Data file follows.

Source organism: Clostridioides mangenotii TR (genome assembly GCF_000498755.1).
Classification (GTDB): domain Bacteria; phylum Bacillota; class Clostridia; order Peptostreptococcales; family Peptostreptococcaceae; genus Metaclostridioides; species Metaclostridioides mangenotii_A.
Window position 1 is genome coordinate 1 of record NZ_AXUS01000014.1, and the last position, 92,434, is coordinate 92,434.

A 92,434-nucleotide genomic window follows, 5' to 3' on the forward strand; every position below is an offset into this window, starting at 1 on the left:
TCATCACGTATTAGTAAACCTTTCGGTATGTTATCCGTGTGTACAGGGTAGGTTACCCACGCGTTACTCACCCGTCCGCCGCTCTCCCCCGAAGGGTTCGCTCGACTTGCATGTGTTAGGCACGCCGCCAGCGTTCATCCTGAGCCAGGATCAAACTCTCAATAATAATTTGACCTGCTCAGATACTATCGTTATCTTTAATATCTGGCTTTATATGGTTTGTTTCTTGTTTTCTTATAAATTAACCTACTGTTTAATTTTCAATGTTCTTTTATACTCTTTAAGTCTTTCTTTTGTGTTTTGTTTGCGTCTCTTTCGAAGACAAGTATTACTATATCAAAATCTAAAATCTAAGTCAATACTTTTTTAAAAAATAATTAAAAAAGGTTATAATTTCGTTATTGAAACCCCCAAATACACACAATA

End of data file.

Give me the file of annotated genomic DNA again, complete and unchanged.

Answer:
Source organism: Clostridioides mangenotii TR (genome assembly GCF_000498755.1).
Classification (GTDB): domain Bacteria; phylum Bacillota; class Clostridia; order Peptostreptococcales; family Peptostreptococcaceae; genus Metaclostridioides; species Metaclostridioides mangenotii_A.
Window position 1 is genome coordinate 1 of record NZ_AXUS01000014.1, and the last position, 92,434, is coordinate 92,434.

A 92,434-nucleotide genomic window follows, 5' to 3' on the forward strand; every position below is an offset into this window, starting at 1 on the left:
TCATCACGTATTAGTAAACCTTTCGGTATGTTATCCGTGTGTACAGGGTAGGTTACCCACGCGTTACTCACCCGTCCGCCGCTCTCCCCCGAAGGGTTCGCTCGACTTGCATGTGTTAGGCACGCCGCCAGCGTTCATCCTGAGCCAGGATCAAACTCTCAATAATAATTTGACCTGCTCAGATACTATCGTTATCTTTAATATCTGGCTTTATATGGTTTGTTTCTTGTTTTCTTATAAATTAACCTACTGTTTAATTTTCAATGTTCTTTTATACTCTTTAAGTCTTTCTTTTGTGTTTTGTTTGCGTCTCTTTCGAAGACAAGTATTACTATATCAAAATCTAAAATCTAAGTCAATACTTTTTTAAAAAATAATTAAAAAAGGTTATAATTTCGTTATTGAAACCCCCAAATACACACAATA